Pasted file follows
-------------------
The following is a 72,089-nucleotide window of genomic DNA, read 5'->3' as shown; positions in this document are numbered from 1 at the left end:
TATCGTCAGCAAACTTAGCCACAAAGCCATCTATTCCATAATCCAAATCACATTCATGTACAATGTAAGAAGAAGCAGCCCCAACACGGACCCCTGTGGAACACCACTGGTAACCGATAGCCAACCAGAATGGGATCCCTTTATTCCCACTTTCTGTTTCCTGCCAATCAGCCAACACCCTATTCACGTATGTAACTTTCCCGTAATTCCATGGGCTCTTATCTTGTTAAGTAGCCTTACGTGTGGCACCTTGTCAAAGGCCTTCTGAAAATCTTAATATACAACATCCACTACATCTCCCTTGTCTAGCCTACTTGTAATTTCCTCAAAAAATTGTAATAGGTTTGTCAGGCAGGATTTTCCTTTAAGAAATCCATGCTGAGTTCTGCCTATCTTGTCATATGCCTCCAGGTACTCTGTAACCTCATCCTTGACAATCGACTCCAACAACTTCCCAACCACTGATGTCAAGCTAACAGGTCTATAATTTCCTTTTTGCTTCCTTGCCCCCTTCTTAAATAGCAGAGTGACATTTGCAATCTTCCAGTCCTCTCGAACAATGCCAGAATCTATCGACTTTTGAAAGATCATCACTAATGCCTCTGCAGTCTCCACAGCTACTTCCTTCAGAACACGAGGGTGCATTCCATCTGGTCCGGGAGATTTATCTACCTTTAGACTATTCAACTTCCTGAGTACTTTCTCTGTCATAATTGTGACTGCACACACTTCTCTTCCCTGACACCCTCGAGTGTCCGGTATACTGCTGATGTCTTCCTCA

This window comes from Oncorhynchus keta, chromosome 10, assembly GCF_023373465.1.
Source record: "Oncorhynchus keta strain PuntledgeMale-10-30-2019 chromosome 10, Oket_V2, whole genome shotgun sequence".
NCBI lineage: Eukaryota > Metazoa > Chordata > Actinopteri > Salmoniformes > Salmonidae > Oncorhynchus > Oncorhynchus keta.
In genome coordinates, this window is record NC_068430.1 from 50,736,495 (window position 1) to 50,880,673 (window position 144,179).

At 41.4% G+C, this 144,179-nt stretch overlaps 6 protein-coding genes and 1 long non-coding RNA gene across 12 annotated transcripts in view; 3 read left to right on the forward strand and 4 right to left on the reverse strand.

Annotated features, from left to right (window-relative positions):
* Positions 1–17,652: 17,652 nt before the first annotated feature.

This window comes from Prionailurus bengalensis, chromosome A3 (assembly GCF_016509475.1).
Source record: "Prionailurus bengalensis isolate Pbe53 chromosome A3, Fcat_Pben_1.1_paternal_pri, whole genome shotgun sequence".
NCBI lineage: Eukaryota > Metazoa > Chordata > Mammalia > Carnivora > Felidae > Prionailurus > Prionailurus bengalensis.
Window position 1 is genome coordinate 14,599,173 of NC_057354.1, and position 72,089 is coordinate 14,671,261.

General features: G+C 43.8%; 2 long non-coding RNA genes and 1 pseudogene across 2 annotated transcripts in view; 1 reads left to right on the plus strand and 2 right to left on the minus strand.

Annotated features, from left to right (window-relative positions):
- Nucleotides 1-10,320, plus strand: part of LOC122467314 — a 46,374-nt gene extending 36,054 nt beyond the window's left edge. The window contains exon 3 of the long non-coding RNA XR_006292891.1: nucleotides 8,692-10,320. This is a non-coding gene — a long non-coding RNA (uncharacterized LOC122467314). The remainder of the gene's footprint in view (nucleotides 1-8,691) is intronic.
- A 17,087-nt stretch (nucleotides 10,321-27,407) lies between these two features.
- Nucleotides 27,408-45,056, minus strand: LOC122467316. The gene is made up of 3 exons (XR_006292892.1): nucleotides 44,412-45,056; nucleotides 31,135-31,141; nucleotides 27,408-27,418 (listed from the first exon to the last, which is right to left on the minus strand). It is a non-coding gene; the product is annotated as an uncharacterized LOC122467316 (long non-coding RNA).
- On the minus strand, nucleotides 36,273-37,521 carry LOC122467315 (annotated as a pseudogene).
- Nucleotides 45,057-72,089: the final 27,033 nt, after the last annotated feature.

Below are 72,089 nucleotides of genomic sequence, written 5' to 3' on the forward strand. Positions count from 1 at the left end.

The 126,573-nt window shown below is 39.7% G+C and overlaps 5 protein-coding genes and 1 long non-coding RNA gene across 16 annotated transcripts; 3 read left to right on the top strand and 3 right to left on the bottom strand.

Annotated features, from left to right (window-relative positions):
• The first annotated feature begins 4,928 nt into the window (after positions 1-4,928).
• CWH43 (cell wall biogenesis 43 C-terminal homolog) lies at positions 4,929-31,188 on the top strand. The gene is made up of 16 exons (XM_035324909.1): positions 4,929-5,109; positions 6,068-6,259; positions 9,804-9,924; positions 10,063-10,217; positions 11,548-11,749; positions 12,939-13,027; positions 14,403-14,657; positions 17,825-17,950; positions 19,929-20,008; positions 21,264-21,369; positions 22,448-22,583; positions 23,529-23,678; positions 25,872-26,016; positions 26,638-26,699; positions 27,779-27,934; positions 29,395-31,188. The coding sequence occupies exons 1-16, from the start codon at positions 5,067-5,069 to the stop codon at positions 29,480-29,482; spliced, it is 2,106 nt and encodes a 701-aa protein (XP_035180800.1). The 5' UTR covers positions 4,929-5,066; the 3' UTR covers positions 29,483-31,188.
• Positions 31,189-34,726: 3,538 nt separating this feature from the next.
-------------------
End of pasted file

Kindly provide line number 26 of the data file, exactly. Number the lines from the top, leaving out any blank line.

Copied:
• Positions 31,189-34,726: 3,538 nt separating this feature from the next.